Garuba was so good that UI didn’t want to let him go after he completed his studies. He was to teach in the university for fifteen years before migrating to South Africa for a stint with the English Department, University of Zululand, before moving over, in 2001, to the University of Cape Town, where he taught in the African Studies and English departments until 2019, specialising in African and postcolonial literature.
One of his most seminal scholarly works was “Explorations in Animist Materialism: Notes on Reading/Writing African Literature, Culture, and Society”, his 2003 paper published in Public Culture in which he espoused the concept of animist philosophy as “a continual re-enchantment of the world” and that “an animistic understanding of the world applied to the practices of everyday life has often provided avenues of agency for the dispossessed in colonial and postcolonial Africa.”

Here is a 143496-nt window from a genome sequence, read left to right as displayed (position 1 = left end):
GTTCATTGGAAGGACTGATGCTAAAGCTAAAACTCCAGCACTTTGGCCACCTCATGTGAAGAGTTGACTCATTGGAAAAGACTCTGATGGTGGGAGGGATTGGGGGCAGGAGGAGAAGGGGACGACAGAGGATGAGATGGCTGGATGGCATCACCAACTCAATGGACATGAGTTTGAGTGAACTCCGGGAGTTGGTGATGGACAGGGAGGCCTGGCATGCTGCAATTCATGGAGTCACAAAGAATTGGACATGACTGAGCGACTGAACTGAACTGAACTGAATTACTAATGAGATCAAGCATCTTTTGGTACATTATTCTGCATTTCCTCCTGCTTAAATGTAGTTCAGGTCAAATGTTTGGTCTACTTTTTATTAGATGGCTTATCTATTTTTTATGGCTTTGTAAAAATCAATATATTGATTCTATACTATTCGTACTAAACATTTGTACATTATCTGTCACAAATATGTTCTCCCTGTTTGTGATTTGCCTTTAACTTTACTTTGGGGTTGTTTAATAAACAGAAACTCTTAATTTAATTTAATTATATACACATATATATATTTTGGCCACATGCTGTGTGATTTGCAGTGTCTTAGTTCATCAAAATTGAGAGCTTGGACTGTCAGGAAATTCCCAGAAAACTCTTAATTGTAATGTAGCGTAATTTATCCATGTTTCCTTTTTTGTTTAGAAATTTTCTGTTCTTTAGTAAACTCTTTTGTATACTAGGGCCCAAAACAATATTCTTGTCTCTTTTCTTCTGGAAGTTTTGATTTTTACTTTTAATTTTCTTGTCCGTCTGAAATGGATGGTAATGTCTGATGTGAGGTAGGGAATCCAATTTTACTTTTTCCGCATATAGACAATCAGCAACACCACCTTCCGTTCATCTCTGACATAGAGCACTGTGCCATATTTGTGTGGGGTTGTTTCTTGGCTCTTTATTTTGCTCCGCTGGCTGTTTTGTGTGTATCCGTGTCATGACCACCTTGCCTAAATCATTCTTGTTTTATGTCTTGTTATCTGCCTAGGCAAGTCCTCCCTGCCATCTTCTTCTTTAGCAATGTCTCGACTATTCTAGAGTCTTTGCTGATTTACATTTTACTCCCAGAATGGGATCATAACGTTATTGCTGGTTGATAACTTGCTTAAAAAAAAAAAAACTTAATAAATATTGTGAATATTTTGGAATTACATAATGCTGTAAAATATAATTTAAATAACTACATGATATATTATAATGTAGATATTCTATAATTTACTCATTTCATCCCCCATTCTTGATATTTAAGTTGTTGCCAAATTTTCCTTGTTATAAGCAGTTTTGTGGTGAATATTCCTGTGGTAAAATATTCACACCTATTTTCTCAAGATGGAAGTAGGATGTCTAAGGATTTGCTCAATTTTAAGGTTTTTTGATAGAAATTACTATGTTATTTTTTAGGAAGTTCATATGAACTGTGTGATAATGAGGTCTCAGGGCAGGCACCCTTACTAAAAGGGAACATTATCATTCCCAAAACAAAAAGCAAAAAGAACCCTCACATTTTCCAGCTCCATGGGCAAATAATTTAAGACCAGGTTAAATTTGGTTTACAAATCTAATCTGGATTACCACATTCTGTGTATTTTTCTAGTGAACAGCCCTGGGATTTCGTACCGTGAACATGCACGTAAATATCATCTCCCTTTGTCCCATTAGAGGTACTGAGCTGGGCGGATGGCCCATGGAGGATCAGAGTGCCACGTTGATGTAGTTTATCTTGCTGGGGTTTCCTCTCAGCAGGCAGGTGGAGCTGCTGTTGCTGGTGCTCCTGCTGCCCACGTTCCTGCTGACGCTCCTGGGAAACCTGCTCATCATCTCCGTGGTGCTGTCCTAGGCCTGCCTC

As a writer, Garuba first announced his presence in 1977 as a twenty-one old when his one-act play entitled Pantomime for Saint Apartheid’s Day was published in the Festac Anthology of Nigerian New Writing, published to celebrate the Second World Black and African Festival of Arts and Culture in Lagos, Nigeria.
Five years later in 1982, he published his first poetry volume, Shadow and Dream & Other Poems, which made the Nigerian literary establishment took notice of his potentials. Perhaps his scholarly work load slowed him down creatively, and he never published another poetry volume until 2017 when Animist Chants and Memorials (Kraft Books) was birthed.